Eric's Reviews > Empire

Empire by Michael Hardt
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Mar 03, 09


Empire is a colossal disappointment, moving as it does from an excellent problem statement concerning the state of Marxist intellectualism in the face of a changing formation of capital, then to Foucault's notion of biopower, then to an apologia for the arguments the authors have already called deprecated.

But the borrowing from Foucault is an intellectual red herring. In no sense are Negri and Hardt following Foucault's notions of history, but rather wrapping themselves in his intellectual earnesty in the hopes of disguising the religious faith they've put in their presuppositions. They take Weberian scattershot tours of history, cherry picking this or that event to support an ever-weakening argument. They take pit stops in Baudrillard's way stations with spastic commentary verging on the nonsensical, but end up not at some new formulation, but back at square one: disguising Left Hegelianism as postmodernism.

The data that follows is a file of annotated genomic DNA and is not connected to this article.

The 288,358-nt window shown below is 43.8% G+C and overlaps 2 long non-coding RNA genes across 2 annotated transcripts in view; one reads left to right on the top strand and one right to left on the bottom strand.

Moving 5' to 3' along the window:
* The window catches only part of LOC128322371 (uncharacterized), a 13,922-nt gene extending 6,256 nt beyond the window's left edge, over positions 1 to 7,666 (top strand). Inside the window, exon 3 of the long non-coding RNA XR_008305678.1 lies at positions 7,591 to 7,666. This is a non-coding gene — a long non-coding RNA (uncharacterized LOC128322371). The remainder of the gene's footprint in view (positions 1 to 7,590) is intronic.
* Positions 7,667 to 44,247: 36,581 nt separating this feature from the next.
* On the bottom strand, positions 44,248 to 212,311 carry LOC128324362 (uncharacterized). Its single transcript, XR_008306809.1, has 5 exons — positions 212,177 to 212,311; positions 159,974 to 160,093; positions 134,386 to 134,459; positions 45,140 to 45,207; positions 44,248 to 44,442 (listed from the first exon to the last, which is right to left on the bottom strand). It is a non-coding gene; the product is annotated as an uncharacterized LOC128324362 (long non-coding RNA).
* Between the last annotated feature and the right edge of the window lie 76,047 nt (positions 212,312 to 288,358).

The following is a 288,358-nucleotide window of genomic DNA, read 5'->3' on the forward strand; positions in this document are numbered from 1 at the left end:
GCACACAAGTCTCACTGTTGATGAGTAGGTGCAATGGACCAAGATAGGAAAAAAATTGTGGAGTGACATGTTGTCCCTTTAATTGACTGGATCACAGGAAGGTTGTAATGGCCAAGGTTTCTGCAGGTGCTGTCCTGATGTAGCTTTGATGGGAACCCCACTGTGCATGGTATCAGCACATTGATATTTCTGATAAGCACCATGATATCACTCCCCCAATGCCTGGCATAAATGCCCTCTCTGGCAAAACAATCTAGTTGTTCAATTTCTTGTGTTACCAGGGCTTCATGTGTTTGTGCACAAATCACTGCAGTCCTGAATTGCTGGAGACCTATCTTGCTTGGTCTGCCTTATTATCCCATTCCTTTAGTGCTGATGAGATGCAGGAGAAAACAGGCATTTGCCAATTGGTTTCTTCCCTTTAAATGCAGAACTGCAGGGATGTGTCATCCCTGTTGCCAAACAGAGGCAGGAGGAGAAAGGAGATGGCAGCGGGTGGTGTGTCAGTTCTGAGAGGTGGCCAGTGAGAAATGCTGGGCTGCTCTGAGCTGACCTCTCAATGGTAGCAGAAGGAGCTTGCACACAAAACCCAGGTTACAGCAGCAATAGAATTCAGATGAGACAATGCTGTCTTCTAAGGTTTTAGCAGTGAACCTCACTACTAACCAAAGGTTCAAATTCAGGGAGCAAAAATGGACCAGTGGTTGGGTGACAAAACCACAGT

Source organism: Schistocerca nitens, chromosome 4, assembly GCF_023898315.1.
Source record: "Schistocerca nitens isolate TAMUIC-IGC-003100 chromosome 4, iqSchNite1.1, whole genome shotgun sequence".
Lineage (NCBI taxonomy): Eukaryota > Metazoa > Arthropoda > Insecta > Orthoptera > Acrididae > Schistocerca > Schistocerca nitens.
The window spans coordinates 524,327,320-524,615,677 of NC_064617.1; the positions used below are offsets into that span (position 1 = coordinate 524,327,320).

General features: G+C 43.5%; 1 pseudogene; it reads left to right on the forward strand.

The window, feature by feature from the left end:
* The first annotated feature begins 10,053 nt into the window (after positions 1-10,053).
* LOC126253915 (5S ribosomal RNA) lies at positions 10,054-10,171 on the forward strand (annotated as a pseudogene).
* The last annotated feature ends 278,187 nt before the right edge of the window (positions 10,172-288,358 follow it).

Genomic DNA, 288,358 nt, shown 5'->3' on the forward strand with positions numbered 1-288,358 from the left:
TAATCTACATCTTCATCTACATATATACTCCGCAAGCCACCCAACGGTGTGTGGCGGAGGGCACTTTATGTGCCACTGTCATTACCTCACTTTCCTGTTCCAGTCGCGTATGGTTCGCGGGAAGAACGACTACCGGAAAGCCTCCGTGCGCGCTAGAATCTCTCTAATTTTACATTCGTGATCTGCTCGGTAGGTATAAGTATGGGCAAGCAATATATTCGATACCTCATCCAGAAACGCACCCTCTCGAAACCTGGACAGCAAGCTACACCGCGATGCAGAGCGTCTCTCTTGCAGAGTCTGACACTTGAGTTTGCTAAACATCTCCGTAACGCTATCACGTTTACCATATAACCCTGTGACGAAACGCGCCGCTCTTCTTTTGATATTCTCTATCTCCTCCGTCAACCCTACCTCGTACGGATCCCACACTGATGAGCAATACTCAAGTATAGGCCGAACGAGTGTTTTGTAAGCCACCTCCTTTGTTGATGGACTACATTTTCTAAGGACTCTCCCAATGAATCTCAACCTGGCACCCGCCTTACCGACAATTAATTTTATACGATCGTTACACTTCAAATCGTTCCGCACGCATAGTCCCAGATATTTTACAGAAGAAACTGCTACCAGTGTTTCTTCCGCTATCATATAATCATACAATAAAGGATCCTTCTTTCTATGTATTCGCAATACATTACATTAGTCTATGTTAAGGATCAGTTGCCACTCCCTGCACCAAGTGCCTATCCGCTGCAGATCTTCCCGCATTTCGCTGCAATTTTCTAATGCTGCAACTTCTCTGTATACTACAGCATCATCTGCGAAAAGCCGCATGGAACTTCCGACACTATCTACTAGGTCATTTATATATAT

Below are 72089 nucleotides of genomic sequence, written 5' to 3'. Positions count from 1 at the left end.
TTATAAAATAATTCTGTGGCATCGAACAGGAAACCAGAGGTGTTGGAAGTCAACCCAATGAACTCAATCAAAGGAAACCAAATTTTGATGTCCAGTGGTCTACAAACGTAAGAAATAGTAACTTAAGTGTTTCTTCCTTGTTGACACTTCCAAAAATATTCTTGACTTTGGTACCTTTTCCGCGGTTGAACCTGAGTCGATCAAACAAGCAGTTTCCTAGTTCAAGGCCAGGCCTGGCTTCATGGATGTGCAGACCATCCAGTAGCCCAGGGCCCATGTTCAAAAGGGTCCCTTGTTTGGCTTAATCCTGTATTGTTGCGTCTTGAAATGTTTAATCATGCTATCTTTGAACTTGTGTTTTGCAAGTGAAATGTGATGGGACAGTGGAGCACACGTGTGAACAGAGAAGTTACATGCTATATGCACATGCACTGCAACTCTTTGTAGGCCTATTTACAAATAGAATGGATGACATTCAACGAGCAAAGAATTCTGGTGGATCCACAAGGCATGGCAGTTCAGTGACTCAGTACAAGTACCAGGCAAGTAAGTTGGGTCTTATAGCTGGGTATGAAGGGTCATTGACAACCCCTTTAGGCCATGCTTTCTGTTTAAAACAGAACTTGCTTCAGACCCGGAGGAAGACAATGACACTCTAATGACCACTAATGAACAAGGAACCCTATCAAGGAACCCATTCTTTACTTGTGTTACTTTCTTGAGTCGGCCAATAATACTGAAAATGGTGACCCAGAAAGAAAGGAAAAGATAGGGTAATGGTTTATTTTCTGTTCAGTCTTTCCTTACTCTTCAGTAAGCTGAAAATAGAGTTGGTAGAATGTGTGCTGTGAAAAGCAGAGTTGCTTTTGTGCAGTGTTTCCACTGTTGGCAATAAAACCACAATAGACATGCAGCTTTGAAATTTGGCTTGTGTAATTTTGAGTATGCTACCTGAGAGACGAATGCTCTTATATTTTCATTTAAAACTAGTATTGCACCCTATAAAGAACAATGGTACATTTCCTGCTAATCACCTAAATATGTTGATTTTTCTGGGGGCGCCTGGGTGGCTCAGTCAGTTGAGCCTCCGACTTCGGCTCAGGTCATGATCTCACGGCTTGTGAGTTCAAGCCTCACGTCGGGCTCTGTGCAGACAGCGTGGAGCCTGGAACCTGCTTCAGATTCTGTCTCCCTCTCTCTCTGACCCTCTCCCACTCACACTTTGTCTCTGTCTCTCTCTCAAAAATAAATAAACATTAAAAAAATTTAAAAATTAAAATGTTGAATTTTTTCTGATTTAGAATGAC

Once you've read past the first couple of chapters, Empire is just endless recitation of others' ideas recontextualized like a four hundred page undergraduate term paper.

On the bright side, you can find it for free at the Continental Philosophy website.
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